1. To the objection, that the action of the Society virtually3 does away with the rights of conscience of its members, and4 narrows the anti-slavery platform, we reply, that this charge can be sustained only by showing that none are allowed to retain their membership in the Society excepting those who subscribe to the action alluded to. But no such test is required— the Constitution remains unaltered—the platform remains the same as hitherto—as a condition of membership, nothing more is required than an assent to the doctrine, that slaveholding is
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2 Wendell Phillips wrote to Elizabeth Pease in October, 1844 (Ms.): ‘The tri-editorship was my plan, and Gay my peculiar selection. Don't you like him?’ Of this colleague, ‘a very well-looking man of about thirty,’ Quincy writes to Webb (Ms. June 14, 1844): ‘He has not been much heard of in the cause, but has been engaged in it for several years. He belongs to one of the best of our New England families (in the Old World sense of good family—hereditary gentility, successive generations who have not demeaned themselves by doing anything useful), and is a man of excellent talents, good taste, and good education. . . . Last summer he accompanied the agents of one of the series of the Hundred Western Conventions as a volunteer, receiving only his travelling expenses. He also attended our Hundred Massachusetts Conventions, so that he has had some experience in the field. He was also for a time the editor of the village paper published in Hingham [Mass.], so that he is not without some knowledge of the details of a newspaper establishment. He is, moreover, in perfect unity with the Boston Clique, which is a great thing, you may be sure.’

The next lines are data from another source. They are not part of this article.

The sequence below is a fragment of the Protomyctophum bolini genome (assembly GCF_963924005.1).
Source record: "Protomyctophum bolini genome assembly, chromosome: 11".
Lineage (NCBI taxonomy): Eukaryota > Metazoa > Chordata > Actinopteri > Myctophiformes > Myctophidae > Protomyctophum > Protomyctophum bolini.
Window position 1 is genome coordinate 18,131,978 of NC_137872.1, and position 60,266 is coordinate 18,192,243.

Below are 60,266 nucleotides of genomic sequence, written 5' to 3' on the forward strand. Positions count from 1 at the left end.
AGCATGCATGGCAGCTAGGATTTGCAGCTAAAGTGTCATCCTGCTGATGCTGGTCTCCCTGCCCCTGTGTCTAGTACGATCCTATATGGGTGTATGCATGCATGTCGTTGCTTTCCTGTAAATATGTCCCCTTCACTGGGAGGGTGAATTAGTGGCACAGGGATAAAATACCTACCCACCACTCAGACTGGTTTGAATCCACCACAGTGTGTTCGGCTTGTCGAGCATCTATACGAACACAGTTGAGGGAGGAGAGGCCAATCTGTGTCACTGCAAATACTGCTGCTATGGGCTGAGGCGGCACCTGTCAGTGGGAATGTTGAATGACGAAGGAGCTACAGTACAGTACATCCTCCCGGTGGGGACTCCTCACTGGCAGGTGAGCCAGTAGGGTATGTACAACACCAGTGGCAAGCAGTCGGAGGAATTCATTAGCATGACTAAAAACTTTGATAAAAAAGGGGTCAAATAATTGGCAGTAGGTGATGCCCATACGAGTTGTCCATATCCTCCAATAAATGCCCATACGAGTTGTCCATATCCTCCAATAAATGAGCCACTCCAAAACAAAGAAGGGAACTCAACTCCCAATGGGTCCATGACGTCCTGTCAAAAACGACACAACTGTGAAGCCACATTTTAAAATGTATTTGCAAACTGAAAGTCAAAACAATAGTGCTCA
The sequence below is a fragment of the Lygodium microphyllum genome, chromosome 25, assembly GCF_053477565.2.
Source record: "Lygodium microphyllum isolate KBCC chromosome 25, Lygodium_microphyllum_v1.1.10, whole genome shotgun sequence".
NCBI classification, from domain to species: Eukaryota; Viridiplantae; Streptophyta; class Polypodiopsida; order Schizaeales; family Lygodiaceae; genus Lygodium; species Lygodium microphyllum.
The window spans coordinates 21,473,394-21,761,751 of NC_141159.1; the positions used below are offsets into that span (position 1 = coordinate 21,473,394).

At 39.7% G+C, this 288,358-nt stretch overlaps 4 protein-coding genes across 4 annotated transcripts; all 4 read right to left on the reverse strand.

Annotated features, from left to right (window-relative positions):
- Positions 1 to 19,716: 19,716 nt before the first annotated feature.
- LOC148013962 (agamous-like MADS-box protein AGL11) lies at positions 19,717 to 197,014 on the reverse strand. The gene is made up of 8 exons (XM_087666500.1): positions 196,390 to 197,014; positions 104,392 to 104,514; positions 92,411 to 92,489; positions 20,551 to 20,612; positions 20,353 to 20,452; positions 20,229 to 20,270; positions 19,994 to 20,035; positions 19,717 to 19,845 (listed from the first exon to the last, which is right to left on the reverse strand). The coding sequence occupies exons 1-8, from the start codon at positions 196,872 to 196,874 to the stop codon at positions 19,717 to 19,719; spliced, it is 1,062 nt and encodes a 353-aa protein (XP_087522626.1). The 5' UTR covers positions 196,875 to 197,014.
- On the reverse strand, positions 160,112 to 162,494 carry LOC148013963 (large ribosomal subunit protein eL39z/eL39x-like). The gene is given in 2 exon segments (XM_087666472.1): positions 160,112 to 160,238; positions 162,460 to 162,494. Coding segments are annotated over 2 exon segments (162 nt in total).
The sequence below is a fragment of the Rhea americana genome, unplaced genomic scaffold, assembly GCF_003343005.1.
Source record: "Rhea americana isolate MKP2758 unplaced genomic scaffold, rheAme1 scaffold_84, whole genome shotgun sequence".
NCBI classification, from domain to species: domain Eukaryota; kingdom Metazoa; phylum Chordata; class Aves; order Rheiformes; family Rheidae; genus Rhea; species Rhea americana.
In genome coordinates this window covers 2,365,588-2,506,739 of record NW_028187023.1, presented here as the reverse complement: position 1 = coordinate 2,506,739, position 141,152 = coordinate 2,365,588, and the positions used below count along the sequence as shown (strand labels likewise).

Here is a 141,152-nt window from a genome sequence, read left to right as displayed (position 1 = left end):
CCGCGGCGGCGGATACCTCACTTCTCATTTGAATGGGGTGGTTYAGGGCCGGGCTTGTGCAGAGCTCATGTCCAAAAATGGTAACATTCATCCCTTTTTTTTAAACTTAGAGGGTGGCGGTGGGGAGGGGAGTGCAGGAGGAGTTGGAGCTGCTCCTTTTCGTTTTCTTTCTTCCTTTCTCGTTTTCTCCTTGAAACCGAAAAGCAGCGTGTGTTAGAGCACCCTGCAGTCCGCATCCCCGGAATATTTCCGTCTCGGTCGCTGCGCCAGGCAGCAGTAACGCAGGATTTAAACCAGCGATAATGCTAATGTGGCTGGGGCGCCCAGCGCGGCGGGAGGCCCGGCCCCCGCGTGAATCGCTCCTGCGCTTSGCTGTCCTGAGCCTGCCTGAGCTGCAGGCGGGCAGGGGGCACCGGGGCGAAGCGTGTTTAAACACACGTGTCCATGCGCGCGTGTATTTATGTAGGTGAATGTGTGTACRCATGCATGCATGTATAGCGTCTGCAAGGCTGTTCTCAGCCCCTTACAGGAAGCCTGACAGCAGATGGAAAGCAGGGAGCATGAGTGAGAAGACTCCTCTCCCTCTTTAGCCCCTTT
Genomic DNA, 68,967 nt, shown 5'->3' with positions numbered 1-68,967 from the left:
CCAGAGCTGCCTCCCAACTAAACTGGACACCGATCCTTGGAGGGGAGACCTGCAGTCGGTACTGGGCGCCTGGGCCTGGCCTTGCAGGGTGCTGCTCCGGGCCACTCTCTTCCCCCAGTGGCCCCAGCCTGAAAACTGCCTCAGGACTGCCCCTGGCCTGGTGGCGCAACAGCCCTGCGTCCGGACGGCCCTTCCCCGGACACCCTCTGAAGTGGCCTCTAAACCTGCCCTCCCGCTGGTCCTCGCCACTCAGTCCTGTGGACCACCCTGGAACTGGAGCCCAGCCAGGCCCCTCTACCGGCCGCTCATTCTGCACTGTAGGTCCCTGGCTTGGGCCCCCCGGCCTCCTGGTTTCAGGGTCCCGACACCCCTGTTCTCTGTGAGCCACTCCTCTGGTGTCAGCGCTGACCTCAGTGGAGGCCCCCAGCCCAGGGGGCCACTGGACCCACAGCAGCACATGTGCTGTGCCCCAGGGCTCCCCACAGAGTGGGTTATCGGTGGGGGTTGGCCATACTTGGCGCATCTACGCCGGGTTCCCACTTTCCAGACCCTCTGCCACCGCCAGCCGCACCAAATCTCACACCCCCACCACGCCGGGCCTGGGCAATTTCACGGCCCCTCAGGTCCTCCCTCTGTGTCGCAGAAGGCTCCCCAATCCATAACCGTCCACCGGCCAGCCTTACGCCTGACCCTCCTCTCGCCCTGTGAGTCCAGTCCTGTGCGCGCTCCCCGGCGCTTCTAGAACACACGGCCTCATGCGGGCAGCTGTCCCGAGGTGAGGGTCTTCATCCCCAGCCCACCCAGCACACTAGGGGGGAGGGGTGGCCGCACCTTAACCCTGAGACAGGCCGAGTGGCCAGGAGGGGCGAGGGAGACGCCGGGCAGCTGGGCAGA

4 All three protests.
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